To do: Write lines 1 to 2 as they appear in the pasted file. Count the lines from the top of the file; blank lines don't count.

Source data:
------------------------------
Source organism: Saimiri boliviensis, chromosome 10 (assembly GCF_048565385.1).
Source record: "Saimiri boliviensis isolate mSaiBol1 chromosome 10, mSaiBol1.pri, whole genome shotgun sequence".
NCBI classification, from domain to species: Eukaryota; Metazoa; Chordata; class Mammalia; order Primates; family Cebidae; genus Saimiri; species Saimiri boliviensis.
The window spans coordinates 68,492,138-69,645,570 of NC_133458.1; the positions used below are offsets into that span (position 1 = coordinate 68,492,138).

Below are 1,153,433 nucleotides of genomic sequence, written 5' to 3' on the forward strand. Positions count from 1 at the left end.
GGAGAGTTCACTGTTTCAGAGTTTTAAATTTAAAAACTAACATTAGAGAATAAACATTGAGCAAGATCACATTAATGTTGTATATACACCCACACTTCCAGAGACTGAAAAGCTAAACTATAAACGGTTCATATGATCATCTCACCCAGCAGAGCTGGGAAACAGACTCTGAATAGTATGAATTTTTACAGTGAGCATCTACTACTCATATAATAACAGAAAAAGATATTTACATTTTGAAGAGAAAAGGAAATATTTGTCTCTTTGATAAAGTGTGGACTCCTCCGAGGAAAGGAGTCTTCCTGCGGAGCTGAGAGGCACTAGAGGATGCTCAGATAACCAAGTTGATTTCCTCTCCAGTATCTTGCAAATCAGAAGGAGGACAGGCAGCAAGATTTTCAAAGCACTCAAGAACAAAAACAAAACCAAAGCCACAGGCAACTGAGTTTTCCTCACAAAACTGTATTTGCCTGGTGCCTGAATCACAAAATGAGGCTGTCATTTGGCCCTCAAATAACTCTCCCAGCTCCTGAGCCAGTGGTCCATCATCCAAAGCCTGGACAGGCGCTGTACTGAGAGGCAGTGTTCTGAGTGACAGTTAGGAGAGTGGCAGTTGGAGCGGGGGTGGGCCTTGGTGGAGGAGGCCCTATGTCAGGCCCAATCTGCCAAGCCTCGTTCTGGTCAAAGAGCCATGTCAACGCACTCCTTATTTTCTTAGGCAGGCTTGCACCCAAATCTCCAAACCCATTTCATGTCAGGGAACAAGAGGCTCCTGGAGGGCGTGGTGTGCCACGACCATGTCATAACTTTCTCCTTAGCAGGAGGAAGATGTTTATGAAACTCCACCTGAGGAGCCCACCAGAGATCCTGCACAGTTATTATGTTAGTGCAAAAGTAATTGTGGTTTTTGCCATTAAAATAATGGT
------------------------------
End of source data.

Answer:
Source organism: Saimiri boliviensis, chromosome 10 (assembly GCF_048565385.1).
Source record: "Saimiri boliviensis isolate mSaiBol1 chromosome 10, mSaiBol1.pri, whole genome shotgun sequence".